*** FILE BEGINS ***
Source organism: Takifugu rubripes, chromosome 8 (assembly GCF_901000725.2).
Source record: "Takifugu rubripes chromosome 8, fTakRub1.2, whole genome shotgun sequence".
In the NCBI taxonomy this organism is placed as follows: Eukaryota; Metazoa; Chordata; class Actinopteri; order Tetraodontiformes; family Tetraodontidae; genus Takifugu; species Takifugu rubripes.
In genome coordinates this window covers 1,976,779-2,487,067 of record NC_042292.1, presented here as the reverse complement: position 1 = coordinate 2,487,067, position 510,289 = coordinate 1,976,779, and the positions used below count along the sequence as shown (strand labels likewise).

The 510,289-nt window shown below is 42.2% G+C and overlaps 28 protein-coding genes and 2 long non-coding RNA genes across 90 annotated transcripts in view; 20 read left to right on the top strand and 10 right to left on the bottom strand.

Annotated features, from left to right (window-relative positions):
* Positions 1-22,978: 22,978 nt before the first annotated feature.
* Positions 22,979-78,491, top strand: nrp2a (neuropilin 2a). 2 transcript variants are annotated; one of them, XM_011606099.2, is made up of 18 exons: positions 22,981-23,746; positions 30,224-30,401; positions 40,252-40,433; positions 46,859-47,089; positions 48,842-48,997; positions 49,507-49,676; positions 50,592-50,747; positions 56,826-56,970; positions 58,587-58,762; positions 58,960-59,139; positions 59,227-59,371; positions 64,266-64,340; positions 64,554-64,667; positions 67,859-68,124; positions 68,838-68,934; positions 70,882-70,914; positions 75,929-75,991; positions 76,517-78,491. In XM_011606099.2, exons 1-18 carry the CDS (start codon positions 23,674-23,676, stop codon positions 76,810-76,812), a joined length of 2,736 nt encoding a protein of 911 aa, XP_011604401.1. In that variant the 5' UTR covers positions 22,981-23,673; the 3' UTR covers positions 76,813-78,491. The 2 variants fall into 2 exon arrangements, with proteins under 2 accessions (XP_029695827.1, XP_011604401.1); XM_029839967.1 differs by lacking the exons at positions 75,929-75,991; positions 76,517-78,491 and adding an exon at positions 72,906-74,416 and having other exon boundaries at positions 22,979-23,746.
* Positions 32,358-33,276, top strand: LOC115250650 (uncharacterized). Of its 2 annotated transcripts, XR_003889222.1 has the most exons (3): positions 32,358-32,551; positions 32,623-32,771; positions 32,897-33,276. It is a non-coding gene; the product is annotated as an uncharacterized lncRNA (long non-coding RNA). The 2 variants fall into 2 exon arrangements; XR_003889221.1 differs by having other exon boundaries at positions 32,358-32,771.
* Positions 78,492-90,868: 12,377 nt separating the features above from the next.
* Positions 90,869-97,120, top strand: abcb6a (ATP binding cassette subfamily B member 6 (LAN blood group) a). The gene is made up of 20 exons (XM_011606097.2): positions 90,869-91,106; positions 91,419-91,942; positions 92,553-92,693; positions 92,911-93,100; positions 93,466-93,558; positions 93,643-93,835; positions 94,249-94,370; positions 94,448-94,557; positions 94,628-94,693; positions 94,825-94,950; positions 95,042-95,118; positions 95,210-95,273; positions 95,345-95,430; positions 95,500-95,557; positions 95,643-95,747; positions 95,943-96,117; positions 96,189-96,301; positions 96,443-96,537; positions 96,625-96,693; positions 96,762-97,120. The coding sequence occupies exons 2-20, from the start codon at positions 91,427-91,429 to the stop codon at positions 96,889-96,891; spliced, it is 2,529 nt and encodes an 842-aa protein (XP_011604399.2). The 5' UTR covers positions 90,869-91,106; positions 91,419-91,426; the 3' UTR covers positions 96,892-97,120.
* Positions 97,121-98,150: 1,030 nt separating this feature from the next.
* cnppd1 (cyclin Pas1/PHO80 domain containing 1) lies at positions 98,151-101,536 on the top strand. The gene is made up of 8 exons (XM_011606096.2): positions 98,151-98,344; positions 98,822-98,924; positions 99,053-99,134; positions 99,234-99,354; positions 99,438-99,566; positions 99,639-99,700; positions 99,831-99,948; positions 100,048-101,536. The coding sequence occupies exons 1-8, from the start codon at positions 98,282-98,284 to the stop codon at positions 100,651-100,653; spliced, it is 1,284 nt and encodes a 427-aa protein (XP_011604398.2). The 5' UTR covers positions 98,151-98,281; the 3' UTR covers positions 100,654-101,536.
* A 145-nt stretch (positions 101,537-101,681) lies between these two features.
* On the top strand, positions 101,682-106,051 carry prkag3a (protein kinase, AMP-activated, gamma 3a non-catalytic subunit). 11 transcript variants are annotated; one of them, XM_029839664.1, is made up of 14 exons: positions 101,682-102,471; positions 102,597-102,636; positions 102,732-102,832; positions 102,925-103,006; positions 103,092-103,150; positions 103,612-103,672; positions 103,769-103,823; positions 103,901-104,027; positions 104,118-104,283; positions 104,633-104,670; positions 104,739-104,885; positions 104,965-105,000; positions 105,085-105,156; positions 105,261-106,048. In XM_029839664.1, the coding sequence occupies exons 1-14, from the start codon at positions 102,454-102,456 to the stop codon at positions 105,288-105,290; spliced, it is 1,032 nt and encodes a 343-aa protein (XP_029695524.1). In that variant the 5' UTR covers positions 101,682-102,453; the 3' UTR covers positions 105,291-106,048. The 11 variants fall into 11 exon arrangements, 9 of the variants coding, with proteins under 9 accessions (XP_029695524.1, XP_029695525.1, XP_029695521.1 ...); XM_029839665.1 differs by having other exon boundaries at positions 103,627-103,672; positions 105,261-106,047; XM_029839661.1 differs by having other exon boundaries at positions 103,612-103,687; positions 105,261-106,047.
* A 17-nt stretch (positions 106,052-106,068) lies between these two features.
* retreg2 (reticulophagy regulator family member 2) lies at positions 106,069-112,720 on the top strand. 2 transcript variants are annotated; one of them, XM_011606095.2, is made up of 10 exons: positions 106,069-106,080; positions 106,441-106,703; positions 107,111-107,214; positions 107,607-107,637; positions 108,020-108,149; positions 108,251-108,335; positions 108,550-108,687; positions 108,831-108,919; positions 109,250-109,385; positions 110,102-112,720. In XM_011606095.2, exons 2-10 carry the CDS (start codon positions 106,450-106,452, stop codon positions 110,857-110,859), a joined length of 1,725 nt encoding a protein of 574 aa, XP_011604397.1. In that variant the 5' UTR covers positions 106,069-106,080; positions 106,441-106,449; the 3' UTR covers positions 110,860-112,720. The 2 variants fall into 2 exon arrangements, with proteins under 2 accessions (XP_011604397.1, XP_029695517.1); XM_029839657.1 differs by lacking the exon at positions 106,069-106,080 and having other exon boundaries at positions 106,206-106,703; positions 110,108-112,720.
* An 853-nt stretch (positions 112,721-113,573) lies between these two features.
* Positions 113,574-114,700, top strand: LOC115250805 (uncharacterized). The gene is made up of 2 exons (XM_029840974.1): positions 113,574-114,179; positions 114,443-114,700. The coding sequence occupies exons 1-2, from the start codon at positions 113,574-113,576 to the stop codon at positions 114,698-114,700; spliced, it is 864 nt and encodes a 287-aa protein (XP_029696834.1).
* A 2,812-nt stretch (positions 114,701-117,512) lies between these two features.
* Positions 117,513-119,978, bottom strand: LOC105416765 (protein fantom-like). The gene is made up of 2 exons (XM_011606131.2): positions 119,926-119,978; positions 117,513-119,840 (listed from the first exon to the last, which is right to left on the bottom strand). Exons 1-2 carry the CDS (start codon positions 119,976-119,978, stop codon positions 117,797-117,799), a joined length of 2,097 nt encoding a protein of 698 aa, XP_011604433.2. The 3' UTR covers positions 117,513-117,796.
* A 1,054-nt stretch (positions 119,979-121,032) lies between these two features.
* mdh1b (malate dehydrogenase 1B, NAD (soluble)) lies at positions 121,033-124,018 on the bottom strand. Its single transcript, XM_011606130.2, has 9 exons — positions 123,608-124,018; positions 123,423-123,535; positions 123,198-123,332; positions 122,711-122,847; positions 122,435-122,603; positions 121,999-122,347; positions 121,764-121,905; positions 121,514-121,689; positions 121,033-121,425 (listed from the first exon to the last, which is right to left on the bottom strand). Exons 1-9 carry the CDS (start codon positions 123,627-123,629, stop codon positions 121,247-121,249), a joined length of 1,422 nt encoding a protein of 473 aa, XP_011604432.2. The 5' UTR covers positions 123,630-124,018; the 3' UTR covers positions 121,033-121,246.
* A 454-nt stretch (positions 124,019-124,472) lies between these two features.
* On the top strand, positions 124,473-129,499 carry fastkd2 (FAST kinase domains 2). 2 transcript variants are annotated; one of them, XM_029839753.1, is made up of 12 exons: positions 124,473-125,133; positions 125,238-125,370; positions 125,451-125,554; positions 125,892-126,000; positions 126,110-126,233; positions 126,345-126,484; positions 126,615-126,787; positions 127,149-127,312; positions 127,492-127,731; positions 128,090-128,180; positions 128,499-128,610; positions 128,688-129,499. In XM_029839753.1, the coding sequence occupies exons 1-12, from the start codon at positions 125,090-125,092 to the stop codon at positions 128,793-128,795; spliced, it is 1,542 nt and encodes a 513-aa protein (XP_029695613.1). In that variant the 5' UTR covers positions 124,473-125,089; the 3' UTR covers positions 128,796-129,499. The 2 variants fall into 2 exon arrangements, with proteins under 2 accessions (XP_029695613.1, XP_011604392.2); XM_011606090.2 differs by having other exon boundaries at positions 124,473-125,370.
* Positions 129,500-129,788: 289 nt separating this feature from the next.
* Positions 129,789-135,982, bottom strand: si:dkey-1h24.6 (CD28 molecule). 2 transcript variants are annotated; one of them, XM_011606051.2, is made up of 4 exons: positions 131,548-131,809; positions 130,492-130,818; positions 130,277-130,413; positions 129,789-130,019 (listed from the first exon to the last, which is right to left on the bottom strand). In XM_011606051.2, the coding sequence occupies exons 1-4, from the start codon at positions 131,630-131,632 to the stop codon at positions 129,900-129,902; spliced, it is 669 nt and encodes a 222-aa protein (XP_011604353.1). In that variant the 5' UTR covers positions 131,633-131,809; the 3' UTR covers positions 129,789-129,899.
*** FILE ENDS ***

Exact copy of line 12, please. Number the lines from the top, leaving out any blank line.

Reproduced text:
* Positions 97,121-98,150: 1,030 nt separating this feature from the next.